1. The Precursor Civilisation
Alright, this is a worldbuilding trope of old. However, it creates so many opportunities... still it ought not to become an obligation. Is there really many Fantasy books that don't use this? Is it a problem? I don't think so but I agree with James: "Not everything has to have happened before." This is more of a problem. Still, you can be quite original with a precursor civilisation.


There you go. What do you think? These tropes need to disappear?

Kick ass moment #15

Thursday, November 20, 2014

Like last time, it's been a while since I posted a kick ass moment. This one was an instant grin. It's not a grandiose scene, but it's the kind of passage that I cherish. This time, it's about a certain saying a cardinal utters to his son about erring...

“Are you going to be sick again?”
“Has the river stopped flowing?” I asked.
Snorri snorted.
“Then yes.” I demonstrated, adding another streak of colour into the dark waters of the Seleen. “If God had intended men to go on water he would have given them . . .” I felt too ill for wit and hung limp over the side of the boat, scowling at the grey dawn coming up behind us. “. . . given them whatever it is you need for that kind of thing.”
“A messiah who walked on water to show you all it was exactly where God intended men to go?” Snorri shook that big chiselled head of his. “My people have older learning than the White Christ brought. Aegir owns the sea and he doesn’t intend that we go onto it. But we do even so.” He rumbled through a bar of song: “Undoreth, we. Battle-born. Raise hammer, raise axe, at our war-shout gods tremble.” He rowed on, humming his tuneless tunes.
My nose hurt like buggery, I felt cold, most of me ached, and when I did manage to sniff through my twice-broken snout I could tell that I still smelled only slightly less bad than that dung heap that saved my life.
“My—” I fell silent. My pronunciation sounded comical; my nose would have come out “by dose.” And although I had every right to complain, it might rile the Norseman, and it doesn’t pay to rile the kind of man who can jump on a bear to escape a fight pit. Especially if it was you who put him in that pit in the first place. As my father would say, “To err is human, to forgive is divine . . . but I’m only a cardinal and cardinals are human, so rather than forgiving you I’m going to err towards beating you with this stick.” Snorri didn’t look the forgiving kind either. I settled for another groan.
“What?” He looked up from his rowing. I remembered the remarkable number of bodies he left in his wake coming in and out of Maeres’s poppy farm to get me. All with his weapon hand badly injured.

Mark Lawrence - Prince of Fools

Cover - Mark Lawrence's The Liar's Key

Tuesday, November 18, 2014

The Us cover for Mark Lawrence's The Liar's Key, the second book in The Red Queen's War series (follow-up to Prince of Fools) was unveiled, at least on the web.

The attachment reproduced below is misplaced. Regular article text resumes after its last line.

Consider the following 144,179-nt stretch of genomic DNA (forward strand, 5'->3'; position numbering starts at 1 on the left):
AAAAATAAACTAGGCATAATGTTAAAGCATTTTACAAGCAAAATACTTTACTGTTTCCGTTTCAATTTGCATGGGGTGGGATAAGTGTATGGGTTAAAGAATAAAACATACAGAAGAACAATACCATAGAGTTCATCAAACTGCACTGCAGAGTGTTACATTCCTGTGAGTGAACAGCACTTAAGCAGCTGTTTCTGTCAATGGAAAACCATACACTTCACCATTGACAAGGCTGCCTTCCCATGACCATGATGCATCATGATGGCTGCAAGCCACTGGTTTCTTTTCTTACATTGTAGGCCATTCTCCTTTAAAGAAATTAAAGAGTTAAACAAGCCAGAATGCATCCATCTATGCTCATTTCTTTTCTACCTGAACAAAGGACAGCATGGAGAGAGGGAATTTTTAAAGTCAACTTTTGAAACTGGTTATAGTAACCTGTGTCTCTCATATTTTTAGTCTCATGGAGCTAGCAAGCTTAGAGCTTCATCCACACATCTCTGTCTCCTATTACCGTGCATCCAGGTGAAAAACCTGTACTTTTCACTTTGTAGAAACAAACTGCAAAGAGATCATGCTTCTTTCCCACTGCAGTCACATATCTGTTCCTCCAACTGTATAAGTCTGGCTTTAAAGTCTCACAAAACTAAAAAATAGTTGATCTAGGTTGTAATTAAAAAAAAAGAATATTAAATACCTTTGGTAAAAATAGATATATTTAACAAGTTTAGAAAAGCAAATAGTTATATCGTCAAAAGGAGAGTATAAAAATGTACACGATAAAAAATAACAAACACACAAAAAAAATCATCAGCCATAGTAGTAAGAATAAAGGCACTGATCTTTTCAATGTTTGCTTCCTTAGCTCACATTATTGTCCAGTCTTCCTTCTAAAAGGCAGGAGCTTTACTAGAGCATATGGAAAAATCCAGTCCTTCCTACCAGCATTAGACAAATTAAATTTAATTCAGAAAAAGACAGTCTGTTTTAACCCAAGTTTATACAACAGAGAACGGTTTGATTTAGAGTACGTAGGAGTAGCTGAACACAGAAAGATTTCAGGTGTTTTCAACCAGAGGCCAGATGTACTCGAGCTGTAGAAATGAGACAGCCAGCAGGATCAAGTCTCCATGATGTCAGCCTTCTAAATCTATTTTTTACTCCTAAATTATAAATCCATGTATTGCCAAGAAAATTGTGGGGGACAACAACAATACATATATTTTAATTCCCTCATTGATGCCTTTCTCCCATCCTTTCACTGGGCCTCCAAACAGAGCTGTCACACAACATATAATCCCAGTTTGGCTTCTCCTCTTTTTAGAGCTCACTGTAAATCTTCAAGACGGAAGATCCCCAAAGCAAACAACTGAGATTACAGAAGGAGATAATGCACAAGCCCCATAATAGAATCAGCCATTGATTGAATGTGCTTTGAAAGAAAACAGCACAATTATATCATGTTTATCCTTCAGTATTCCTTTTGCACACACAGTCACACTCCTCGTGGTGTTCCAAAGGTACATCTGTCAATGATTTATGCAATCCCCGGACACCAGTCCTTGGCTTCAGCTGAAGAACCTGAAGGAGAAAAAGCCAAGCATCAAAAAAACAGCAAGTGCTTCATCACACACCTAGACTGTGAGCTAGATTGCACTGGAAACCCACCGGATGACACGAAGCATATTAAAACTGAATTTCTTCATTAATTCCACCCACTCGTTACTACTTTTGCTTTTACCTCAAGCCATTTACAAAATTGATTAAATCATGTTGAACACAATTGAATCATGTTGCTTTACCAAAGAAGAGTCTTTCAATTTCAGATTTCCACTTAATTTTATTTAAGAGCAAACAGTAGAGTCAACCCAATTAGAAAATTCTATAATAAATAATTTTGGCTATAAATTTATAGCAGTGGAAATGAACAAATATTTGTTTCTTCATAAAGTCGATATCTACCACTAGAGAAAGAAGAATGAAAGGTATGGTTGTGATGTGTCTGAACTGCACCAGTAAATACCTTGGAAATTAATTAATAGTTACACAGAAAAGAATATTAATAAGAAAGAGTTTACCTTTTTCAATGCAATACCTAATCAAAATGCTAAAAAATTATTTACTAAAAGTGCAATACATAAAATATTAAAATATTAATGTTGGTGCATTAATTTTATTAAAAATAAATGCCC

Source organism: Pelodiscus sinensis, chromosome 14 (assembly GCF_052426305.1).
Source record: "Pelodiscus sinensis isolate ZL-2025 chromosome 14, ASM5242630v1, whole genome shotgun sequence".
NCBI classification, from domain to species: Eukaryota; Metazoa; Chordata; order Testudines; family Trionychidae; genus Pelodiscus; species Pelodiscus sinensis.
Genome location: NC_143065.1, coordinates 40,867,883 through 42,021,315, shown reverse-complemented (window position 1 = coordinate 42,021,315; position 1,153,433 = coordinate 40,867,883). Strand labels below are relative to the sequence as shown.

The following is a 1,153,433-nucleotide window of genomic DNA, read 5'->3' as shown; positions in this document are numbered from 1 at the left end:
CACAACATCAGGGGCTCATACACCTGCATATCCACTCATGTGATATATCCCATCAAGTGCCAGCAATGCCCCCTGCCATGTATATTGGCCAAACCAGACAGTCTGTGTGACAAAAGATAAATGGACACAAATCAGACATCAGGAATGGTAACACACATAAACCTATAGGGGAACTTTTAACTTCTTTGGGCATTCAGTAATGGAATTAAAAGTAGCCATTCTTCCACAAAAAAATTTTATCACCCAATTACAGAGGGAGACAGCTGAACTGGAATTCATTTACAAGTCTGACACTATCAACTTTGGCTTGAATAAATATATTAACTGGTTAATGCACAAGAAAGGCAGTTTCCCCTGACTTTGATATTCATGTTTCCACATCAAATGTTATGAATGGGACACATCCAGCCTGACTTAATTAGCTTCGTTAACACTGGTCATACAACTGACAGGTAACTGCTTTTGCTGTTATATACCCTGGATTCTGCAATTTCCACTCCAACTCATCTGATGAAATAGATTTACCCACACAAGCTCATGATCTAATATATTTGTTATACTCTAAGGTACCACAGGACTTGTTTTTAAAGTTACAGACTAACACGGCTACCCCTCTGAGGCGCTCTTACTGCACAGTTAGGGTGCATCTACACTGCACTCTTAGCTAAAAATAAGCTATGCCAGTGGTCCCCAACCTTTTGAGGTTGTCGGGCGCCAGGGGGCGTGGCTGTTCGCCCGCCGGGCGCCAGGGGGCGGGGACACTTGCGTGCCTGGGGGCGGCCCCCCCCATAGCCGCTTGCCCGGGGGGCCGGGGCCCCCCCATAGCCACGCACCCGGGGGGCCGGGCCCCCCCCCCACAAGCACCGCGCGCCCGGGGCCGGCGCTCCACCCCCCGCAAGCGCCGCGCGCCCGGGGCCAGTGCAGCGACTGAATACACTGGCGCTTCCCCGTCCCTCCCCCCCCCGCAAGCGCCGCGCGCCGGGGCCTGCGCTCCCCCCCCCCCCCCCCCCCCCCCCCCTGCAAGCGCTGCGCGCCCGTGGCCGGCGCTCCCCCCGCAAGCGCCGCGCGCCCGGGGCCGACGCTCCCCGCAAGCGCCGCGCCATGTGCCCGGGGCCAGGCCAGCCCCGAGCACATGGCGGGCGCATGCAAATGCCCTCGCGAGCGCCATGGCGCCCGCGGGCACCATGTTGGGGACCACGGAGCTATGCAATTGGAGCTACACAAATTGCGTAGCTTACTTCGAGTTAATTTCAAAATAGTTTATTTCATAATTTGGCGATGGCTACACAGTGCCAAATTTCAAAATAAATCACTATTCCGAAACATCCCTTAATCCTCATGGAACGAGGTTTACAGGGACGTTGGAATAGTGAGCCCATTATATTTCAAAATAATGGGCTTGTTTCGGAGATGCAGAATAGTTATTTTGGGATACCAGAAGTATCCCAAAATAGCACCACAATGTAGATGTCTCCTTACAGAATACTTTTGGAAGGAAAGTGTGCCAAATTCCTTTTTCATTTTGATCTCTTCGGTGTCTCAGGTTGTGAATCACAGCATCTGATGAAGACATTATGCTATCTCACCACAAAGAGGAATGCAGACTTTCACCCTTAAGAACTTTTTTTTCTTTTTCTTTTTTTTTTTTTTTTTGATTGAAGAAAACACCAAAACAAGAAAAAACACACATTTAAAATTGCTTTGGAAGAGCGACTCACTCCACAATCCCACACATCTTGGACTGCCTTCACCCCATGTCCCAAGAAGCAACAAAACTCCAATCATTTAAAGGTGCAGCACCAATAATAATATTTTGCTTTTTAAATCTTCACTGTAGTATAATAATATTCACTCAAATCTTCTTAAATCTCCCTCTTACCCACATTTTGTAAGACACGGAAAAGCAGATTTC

I really like the direction of all of Lawrence's covers for both series and here again, Jason Chan did the job! Nice don't you think?

The book will be out June 2nd 2015 and here's the blurb:
The eyes of the mighty are on the North. Loki’s key has been found and lies in the hands of a feckless prince and a broken warrior. 
Winter has locked Prince Jalan Kendeth far from the luxury of his southern palace. The North may be home to Viking Snorri ver Snagason but he is just as eager to leave. However, even men who hold a key that can open any door must wait for the thaw. 
As the ice unlocks its jaws the Dead King moves to claim what was so nearly his. But there are other players in this game, other hands reaching for Loki’s key. 
Jalan wants only to return to the wine and women of the south, but Snorri has a different and terrifying goal. The warrior aims to find the very door into death and throw it wide. Snorri ver Snagason will challenge all of Hell if that’s what it takes to bring his wife and children back into the living world. He has found the key – now all he needs is to find the door. 
But pawns are played to sacrifice and the Red Queen set both these men upon her board. How many moves ahead has the Silent Sister seen? How far will they get before their part in the game is over?

New poll - Eager meter 2015

Wednesday, November 12, 2014

As usual, let's do a quick return to the last poll first.

My question, related to a top list of publishers based on the awards they won,  was: "Is the publisher of a book influencing your acquisitions?". A great number of you, fellow Fantasy readers answered... 

And the results are:
No - 78 %
Yes - 21%

It's pretty clear, it's not really a factor. The push the analysis further, I'll return soon with polls on your favorite publishers and even more questions tackling the publisher subject.

For now, it's time for a new poll and a classic one at that.


We now have a pretty good idea of the list of Fantasy novels with a 2015 release date.  Among this list, there's several eagerly awaited books form authors.of renown. It's time for the eager meter poll, 2015 edition.